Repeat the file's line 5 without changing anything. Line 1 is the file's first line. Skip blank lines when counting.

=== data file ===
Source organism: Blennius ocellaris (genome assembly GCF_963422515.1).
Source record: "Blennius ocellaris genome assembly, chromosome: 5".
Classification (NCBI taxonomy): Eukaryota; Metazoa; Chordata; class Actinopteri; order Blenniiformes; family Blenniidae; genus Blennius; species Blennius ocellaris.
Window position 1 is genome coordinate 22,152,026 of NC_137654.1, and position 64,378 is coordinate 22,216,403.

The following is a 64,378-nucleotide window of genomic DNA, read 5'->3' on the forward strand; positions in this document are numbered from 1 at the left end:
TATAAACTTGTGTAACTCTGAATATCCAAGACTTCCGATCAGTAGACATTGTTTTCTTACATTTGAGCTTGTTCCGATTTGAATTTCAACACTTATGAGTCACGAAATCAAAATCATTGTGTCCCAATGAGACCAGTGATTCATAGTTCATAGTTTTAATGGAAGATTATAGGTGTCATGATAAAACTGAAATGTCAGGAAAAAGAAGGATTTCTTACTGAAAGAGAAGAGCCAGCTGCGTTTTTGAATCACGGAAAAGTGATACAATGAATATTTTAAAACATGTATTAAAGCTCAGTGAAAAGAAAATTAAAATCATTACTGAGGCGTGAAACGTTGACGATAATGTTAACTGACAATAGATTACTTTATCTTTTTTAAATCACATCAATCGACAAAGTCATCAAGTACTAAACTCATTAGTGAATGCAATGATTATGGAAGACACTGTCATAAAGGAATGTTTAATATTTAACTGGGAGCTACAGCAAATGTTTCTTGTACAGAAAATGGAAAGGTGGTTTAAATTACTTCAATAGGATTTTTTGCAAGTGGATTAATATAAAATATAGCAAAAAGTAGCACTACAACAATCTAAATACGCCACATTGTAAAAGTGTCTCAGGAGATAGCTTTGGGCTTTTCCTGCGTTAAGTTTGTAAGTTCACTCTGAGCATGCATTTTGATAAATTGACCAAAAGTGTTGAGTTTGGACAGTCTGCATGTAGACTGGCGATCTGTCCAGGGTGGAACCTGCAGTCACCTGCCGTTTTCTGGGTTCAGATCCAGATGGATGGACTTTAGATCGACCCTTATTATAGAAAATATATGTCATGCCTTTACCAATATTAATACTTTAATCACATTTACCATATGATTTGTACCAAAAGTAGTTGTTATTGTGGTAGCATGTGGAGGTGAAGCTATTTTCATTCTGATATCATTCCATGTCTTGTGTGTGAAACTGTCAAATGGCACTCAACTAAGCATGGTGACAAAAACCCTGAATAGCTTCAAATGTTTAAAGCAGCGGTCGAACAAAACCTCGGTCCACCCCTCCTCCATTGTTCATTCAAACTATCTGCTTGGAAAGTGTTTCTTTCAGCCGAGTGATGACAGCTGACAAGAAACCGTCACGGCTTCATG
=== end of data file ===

The following is a 64,378-nucleotide window of genomic DNA, read 5'->3' on the forward strand; positions in this document are numbered from 1 at the left end: